Environmental News Network
December 22, 2005 — By Mike Power, Reuters
PANAMA CITY, Panama — A plan by Panama and Colombia to link power grids through a remote jungle is worrying environmentalists and indigenous groups, who fear it would benefit rebels, loggers and a flesh-eating parasite.
In a summit last week in Mexico, leaders from Central America and Colombia agreed to an energy integration project to help reduce dependency on oil imports.
That includes linking up power grids from Mexico to Colombia via Panama's Darien Gap, where Central and South America meet.
Colombia and Panama's leaders have agreed to look at building a transmission line through the dense Darien jungle and will decide in 2006 whether to go ahead and which route to take.
Environmentalists warn the project will require cutting a path of at least 130 feet wide through virgin rainforest, allowing people and diseases to enter and pass through one of the world's most unspoiled wildernesses.
The Darien Gap hosts more than 900 different mammals and birds, including endangered species such as the spectacled bear and puma, along with over 2,000 plant species.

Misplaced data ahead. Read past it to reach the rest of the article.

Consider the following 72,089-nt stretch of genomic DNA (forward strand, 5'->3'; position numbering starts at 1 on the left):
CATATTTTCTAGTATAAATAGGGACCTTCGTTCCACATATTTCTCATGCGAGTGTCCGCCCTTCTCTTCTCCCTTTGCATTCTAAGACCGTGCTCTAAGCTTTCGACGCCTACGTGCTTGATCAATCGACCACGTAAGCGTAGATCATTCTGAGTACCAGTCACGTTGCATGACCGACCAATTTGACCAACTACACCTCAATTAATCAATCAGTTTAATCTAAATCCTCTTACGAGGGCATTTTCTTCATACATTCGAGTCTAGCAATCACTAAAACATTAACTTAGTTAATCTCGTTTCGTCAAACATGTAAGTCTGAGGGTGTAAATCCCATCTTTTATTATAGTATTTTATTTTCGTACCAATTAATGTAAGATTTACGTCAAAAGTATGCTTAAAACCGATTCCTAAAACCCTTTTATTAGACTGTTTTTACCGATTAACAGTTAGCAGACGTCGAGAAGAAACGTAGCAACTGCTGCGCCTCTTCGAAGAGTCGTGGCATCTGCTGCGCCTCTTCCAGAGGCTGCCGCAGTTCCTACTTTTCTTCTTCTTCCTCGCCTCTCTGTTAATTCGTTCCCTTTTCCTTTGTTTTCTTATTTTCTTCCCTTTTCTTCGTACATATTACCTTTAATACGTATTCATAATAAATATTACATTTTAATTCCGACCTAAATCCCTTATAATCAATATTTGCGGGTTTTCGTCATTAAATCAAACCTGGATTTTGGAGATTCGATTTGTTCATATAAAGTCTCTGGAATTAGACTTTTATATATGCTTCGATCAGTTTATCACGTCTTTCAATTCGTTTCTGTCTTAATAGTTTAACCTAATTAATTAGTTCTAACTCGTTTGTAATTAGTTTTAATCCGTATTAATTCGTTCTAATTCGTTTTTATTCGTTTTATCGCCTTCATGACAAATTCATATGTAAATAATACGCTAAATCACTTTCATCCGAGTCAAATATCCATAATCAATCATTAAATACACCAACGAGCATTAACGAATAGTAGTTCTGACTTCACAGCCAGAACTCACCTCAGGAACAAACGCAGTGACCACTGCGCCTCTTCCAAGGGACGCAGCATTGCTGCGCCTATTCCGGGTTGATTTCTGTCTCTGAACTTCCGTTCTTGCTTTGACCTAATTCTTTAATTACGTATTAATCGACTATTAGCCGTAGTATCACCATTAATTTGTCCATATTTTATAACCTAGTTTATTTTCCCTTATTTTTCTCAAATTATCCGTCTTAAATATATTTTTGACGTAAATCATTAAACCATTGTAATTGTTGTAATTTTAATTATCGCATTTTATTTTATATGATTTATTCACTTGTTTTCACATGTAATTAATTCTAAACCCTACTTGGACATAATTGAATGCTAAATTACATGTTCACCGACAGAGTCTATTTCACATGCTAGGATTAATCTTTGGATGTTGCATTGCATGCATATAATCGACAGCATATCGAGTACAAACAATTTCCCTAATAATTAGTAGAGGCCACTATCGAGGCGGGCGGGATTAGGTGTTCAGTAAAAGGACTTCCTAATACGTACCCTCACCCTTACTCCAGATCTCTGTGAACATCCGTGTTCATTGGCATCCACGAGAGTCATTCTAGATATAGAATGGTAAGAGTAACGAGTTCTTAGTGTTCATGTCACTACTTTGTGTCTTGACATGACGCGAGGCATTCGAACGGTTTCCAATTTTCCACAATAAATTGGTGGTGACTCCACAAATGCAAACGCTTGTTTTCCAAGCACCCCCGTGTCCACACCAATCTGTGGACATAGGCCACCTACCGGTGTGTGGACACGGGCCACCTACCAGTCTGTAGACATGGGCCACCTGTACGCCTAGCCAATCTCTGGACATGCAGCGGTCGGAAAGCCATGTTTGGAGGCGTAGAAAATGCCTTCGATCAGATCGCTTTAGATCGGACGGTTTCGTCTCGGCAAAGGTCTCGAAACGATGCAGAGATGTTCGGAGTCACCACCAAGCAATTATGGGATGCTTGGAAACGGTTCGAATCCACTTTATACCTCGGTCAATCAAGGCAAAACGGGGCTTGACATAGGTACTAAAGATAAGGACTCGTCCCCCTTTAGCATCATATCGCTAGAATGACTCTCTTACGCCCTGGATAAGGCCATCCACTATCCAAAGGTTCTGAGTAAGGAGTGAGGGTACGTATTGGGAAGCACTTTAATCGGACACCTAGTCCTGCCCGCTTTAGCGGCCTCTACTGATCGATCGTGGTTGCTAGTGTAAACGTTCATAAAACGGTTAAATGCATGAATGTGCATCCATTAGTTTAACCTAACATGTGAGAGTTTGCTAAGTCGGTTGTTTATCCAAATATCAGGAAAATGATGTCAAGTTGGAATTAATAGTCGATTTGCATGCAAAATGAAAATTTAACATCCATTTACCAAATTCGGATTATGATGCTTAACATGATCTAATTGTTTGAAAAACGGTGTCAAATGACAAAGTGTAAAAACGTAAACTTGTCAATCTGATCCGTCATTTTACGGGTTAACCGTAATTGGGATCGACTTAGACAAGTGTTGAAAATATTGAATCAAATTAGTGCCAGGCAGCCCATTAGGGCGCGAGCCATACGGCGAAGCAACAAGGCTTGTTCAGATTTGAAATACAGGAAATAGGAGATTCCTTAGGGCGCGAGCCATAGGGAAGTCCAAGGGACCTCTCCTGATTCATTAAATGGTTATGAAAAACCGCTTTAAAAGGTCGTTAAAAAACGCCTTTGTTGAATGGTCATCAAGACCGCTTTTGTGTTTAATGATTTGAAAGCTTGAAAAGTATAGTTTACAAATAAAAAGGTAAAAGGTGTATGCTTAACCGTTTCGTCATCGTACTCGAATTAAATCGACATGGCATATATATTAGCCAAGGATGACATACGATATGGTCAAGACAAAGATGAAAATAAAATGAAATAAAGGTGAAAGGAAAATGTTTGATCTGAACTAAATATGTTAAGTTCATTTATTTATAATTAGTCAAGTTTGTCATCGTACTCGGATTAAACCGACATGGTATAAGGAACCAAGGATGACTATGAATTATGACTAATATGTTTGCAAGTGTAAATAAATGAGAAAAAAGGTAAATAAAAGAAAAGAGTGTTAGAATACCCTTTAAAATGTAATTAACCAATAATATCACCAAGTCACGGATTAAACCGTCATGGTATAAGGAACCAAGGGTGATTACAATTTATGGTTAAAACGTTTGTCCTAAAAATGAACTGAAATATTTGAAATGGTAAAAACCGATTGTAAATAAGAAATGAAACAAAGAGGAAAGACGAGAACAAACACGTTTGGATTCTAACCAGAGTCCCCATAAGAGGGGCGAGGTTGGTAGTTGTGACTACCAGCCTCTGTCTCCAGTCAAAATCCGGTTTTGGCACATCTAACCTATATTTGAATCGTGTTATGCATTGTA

Environmental engineer Scott Muller, co-author of a U.N. ecosystem assessment on the neighboring Kuna Yala region, says the plans are a time bomb.
"Once there is access, deforestation will explode," he said.
Isaac Castillo, general manager of Panama's electrical transmission company ETESA, denies damage will be substantial.
"All human activity has an impact on the environment," he said. "We will take steps to mitigate them in some cases and avoid them in others."
The Darien Gap marks the only break in the road linking Alaska with Argentina and acts as a bio-barrier for diseases such as foot-and-mouth, which is absent north of Colombia.
Screw worm, a parasite that eats the living flesh of humans and animals, is controlled by a U.S.-funded program throughout the continent and the Caribbean. Disturbing the ecosystem could help it spread northward, say environmentalists.
The U.S. Department of Agriculture says that if screw worm were to infest the United Stated today, losses to the livestock industry would be over $900 million. Losses due to foot-and-mouth disease would be much greater.
Some of the power lines' routes skirt Panama's Kuna Yala, an indigenous sovereign homeland ruled by Kuna Indians, which has seen spillover from the rebel conflict next door in Colombia.
Irik Limnio of the Kuna Congress, a legislative body in Panama City representing 50,000 Kuna, says the energy project is unwelcome.
"The Kuna depend on the land - the area is our territory, we take medicinal plants and hunt there. And there is a fear of paramilitaries and guerrillas, above all on the border. We have already experienced guerrilla and paramilitary incursions."